Inspired by a naturally occurring material found in marine mussels, researchers at The University of Texas at Austin have created a new flame retardant to replace commercial additives that are often toxic and can accumulate over time in the environment and living animals, including humans.
Flame retardants are added to foams found in mattresses, sofas, car upholstery and many other consumer products. Once incorporated into foam, these chemicals can migrate out of the products over time, releasing toxic substances into the air and environment. Throughout the United States, there is pressure on state legislatures to ban flame retardants, especially those containing brominated compounds (BRFs), a mix of human-made chemicals thought to pose a risk to public health.
A team led by Cockrell School of Engineering associate professor Christopher Ellison found that a synthetic coating of polydopamine -- derived from the natural compound dopamine -- can be used as a highly effective, water-applied flame retardant for polyurethane foam. Dopamine is a chemical compound found in humans and animals that helps in the transmission of signals in the brain and other vital areas. The researchers believe their dopamine-based nanocoating could be used in lieu of conventional flame retardants.
The researchers' findings were published in the journal Chemistry of Materials on Sept. 9.
"Since polydopamine is natural and already present in animals, this question of toxicity immediately goes away," Ellison said. "We believe polydopamine could cheaply and easily replace the flame retardants found in many of the products that we use every day, making these products safer for both children and adults."
Using far less polydopamine by weight than typical of conventional flame retardant additives, the UT Austin team found that the polydopamine coating on foams leads to a 67 percent reduction in peak heat release rate, a measure of fire intensity and imminent danger to building occupants or firefighters. The polydopamine flame retardant's ability to reduce the fire's intensity is about 20 percent better than existing flame retardants commonly used today.
Researchers have studied the use of synthetic polydopamaine for a number of health-related applications, including cancer drug delivery and implantable biomedical devices. However, the UT Austin team is thought to be one of the first to pursue the use of polydopamine as a flame retardant. To the research team's surprise, they did not have to change the structure of the polydopamine from its natural form to use it as a flame retardant. The polydopamine was coated onto the interior and exterior surfaces of the polyurethane foam by simply dipping it into a water solution of dopamine for several days.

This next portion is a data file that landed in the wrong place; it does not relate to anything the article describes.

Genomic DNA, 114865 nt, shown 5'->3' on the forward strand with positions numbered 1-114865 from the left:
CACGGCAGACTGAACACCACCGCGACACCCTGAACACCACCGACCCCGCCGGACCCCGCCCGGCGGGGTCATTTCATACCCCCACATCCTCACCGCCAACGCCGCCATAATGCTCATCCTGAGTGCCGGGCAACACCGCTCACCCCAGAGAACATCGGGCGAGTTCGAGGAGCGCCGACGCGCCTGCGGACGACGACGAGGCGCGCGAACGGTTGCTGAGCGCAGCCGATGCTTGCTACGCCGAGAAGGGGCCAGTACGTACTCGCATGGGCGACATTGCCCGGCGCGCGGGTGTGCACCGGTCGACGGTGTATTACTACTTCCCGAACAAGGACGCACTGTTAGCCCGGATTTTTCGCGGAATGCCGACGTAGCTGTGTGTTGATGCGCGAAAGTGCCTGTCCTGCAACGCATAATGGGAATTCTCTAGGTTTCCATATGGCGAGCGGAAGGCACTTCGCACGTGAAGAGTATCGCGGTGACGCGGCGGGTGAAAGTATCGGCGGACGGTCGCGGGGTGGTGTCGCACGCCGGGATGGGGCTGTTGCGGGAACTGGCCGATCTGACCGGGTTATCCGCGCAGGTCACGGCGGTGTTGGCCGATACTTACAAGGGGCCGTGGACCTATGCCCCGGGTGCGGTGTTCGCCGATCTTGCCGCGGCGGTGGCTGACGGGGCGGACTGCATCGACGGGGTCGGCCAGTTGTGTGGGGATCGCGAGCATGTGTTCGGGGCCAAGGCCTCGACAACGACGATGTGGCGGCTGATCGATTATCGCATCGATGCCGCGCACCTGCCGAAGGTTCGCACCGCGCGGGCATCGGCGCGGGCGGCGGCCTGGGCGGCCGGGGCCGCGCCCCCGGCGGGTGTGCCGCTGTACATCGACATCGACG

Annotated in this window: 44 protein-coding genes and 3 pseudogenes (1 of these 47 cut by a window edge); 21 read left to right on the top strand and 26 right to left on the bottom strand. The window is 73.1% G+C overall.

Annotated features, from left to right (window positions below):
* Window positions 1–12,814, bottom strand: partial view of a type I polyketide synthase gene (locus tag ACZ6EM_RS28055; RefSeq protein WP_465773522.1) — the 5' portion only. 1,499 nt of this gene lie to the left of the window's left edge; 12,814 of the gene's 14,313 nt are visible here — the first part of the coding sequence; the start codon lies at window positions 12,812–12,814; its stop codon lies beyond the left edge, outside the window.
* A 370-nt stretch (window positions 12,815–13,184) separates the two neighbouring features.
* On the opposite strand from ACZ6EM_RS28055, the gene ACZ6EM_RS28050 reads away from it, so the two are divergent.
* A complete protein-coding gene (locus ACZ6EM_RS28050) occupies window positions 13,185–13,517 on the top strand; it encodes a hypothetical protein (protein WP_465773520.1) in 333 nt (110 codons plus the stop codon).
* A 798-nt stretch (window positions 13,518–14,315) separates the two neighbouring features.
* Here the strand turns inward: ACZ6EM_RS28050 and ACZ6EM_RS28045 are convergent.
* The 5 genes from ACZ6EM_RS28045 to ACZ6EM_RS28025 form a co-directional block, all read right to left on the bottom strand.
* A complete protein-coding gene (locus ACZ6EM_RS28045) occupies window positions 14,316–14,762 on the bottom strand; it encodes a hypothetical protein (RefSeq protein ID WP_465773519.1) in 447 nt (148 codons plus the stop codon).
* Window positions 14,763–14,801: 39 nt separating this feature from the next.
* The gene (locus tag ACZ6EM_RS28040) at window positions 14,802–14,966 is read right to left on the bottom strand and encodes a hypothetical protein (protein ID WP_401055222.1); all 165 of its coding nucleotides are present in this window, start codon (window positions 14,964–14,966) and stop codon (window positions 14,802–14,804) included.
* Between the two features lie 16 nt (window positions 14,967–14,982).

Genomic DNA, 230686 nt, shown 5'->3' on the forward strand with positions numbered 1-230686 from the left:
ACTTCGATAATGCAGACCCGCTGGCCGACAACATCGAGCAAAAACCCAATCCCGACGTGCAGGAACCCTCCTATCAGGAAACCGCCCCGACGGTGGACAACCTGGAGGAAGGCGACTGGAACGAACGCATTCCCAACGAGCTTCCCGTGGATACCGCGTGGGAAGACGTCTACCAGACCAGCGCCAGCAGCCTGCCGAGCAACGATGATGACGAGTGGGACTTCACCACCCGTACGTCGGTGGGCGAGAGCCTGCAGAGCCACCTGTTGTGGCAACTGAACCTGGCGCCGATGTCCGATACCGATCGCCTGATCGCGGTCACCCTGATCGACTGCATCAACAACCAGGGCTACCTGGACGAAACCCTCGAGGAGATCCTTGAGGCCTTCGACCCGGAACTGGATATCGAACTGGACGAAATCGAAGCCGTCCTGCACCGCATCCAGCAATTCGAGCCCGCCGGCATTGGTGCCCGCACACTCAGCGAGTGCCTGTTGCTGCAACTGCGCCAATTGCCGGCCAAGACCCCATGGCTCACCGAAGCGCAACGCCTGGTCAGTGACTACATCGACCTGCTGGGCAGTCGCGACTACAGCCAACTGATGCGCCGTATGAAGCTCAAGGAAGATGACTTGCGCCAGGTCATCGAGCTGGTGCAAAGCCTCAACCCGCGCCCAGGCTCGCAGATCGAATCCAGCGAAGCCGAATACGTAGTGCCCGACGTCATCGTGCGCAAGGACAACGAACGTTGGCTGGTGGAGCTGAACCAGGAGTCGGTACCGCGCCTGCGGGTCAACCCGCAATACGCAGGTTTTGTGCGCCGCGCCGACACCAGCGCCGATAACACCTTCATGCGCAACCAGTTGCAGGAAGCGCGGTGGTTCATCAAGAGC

Ellison said he and his team were drawn to polydopamine because of its ability to adhere to surfaces as demonstrated by marine mussels who use the compound to stick to virtually any surface, including Teflon, the material used in nonstick cookware. Polydopamine also contains a dihydroxy-ring structure linked with an amine group that can be used to scavenge or remove free radicals. Free radicals are produced during the fire cycle as a polymer degrades, and their removal is critical to stopping the fire from continuing to spread. Polydopamine also produces a protective coating called char, which blocks fire's access to its fuel source -- the polymer. The synergistic combination of both these processes makes polydopamine an attractive and powerful flame retardant.
Ellison and his team are now testing to see whether they can shorten the nanocoating treatment process or develop a more convenient application process.
"We believe this alternative to flame retardants can prove very useful to removing potential hazards from products that children and adults use every day," Ellison said. "We weren't expecting to find a flame retardant in nature, but it was a serendipitous discovery."